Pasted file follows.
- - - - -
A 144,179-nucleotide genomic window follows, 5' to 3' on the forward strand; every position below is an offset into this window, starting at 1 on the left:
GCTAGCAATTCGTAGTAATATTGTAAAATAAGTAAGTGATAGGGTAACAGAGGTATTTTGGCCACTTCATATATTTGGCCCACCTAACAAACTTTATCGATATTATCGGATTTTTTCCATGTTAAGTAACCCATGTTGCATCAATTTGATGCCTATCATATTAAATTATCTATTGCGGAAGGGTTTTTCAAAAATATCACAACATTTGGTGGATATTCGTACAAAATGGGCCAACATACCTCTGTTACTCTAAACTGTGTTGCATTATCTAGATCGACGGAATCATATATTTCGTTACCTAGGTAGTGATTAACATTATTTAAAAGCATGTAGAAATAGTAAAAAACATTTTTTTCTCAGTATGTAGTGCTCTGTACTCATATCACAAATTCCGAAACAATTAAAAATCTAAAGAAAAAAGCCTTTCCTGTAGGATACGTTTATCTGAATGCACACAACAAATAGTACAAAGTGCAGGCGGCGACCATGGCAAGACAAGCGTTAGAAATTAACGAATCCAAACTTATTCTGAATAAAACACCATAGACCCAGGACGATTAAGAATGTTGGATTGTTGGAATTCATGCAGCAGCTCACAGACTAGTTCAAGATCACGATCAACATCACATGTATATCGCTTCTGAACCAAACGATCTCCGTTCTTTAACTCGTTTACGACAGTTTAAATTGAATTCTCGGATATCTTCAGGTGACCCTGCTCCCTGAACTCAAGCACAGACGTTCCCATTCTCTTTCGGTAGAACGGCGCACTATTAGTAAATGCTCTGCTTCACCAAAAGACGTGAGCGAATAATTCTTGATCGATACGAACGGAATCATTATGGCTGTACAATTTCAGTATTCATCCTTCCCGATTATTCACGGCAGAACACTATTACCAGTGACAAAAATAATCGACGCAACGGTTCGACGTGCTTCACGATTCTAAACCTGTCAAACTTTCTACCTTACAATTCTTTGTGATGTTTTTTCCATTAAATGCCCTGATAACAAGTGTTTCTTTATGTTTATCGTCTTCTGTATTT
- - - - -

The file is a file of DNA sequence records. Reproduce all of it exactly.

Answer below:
A 144,179-nucleotide genomic window follows, 5' to 3' on the forward strand; every position below is an offset into this window, starting at 1 on the left:
GCTAGCAATTCGTAGTAATATTGTAAAATAAGTAAGTGATAGGGTAACAGAGGTATTTTGGCCACTTCATATATTTGGCCCACCTAACAAACTTTATCGATATTATCGGATTTTTTCCATGTTAAGTAACCCATGTTGCATCAATTTGATGCCTATCATATTAAATTATCTATTGCGGAAGGGTTTTTCAAAAATATCACAACATTTGGTGGATATTCGTACAAAATGGGCCAACATACCTCTGTTACTCTAAACTGTGTTGCATTATCTAGATCGACGGAATCATATATTTCGTTACCTAGGTAGTGATTAACATTATTTAAAAGCATGTAGAAATAGTAAAAAACATTTTTTTCTCAGTATGTAGTGCTCTGTACTCATATCACAAATTCCGAAACAATTAAAAATCTAAAGAAAAAAGCCTTTCCTGTAGGATACGTTTATCTGAATGCACACAACAAATAGTACAAAGTGCAGGCGGCGACCATGGCAAGACAAGCGTTAGAAATTAACGAATCCAAACTTATTCTGAATAAAACACCATAGACCCAGGACGATTAAGAATGTTGGATTGTTGGAATTCATGCAGCAGCTCACAGACTAGTTCAAGATCACGATCAACATCACATGTATATCGCTTCTGAACCAAACGATCTCCGTTCTTTAACTCGTTTACGACAGTTTAAATTGAATTCTCGGATATCTTCAGGTGACCCTGCTCCCTGAACTCAAGCACAGACGTTCCCATTCTCTTTCGGTAGAACGGCGCACTATTAGTAAATGCTCTGCTTCACCAAAAGACGTGAGCGAATAATTCTTGATCGATACGAACGGAATCATTATGGCTGTACAATTTCAGTATTCATCCTTCCCGATTATTCACGGCAGAACACTATTACCAGTGACAAAAATAATCGACGCAACGGTTCGACGTGCTTCACGATTCTAAACCTGTCAAACTTTCTACCTTACAATTCTTTGTGATGTTTTTTCCATTAAATGCCCTGATAACAAGTGTTTCTTTATGTTTATCGTCTTCTGTATTT